Robert Bellarmine - Works

Works

Bellarmine's books bear the stamp of their period; the effort for literary elegance (so-called "maraviglia") had given place to a desire to pile up as much material as possible, to embrace the whole field of human knowledge, and incorporate it into theology. His controversial works provoked many replies, and were studied for some decades after his death. At Leuven he made extensive studies in the Church Fathers and scholastic theologians, which gave him the material for his book De scriptoribus ecclesiasticis (Rome, 1613). It was later revised and enlarged by Sirmond, Labbeus, and Casimir Oudin. Bellarmine wrote the preface to the new Sixto-Clementine Vulgate.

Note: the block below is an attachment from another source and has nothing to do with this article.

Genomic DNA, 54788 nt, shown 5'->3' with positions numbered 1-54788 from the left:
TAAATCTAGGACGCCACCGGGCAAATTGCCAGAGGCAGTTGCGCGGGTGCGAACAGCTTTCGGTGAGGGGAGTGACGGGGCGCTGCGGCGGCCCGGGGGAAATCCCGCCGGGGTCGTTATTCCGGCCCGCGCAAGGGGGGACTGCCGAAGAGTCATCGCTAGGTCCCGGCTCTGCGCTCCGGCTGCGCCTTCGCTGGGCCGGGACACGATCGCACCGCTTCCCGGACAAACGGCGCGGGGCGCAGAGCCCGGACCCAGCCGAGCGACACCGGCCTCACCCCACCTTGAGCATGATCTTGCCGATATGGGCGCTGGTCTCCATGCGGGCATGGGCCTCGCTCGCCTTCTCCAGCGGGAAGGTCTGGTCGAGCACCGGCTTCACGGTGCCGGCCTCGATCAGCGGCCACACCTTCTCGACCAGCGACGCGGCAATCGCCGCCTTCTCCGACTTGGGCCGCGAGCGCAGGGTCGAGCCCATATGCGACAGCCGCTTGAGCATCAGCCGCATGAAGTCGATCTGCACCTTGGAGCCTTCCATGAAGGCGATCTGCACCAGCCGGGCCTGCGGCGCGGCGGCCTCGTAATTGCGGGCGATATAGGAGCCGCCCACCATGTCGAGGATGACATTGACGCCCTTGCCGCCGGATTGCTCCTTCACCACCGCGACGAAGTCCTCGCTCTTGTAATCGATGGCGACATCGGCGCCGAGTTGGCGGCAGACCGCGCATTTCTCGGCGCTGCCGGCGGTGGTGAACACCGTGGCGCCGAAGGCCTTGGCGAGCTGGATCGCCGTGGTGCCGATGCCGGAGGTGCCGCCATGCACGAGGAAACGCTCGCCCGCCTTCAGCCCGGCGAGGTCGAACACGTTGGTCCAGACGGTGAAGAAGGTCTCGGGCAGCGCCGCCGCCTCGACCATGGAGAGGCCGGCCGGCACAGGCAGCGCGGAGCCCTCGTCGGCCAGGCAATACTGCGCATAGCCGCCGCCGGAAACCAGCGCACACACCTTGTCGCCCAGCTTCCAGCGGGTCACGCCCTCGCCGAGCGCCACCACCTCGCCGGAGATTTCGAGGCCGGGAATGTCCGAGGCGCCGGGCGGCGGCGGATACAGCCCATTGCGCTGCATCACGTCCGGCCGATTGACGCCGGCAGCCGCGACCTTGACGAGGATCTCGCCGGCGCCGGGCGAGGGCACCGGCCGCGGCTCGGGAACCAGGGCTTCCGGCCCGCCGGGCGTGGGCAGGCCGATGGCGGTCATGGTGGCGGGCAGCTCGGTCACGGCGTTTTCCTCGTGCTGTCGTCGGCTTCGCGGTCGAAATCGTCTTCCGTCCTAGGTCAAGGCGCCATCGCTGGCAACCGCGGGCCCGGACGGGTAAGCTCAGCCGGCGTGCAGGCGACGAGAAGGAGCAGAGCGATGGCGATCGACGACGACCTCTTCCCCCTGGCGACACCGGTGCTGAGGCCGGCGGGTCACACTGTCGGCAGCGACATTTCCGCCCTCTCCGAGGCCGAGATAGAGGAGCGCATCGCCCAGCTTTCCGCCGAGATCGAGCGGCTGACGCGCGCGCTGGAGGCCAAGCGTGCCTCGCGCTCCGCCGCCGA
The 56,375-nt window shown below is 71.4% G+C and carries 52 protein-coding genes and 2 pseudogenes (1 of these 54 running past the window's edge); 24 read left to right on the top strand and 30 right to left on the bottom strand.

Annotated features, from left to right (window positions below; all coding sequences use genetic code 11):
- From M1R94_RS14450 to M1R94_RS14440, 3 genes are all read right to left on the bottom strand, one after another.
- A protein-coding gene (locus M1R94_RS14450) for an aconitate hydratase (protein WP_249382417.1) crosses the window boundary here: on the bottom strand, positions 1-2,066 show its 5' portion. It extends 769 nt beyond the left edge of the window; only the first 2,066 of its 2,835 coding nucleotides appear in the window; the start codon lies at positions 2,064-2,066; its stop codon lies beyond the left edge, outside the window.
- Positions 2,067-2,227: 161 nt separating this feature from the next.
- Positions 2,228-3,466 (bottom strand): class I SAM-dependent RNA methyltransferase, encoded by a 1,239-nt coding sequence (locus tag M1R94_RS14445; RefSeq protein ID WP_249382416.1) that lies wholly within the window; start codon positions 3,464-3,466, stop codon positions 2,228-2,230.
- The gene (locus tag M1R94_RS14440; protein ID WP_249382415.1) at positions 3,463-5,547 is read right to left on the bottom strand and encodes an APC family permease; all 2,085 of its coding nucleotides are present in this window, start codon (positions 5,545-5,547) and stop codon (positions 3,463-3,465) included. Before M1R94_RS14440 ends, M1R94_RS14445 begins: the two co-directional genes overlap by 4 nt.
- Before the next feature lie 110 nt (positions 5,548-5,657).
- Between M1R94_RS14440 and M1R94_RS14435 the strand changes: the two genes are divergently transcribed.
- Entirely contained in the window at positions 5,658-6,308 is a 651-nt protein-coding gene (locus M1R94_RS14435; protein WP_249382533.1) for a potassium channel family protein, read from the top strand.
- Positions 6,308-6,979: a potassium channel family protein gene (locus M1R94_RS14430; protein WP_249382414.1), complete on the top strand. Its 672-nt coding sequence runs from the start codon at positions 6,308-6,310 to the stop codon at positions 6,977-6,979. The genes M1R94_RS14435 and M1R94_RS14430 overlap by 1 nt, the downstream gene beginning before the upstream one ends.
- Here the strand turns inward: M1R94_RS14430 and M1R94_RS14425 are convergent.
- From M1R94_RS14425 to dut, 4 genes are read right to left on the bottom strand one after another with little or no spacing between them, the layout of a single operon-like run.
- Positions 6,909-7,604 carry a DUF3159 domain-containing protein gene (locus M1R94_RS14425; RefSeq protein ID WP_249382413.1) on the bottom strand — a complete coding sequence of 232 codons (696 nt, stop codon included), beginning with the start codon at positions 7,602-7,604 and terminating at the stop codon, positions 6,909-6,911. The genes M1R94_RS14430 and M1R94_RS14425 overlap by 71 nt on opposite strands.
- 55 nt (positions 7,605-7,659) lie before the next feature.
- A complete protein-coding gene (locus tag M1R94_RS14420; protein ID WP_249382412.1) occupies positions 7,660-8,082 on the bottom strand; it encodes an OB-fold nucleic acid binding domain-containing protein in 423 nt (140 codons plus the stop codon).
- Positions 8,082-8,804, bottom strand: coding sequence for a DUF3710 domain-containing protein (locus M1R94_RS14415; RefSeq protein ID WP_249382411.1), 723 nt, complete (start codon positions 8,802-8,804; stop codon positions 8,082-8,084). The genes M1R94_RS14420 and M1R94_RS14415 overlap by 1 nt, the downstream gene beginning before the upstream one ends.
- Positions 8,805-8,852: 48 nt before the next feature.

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    His character as one of the fathers of the English language would alone make his works important, even those which have little poetical merit. He was as simple as Wordsworth in preferring his homely but vigorous Saxon tongue, when it was neglected by the court, and had not yet attained to the dignity of a literature, and rendered a similar service to his country to that which Dante rendered to Italy.
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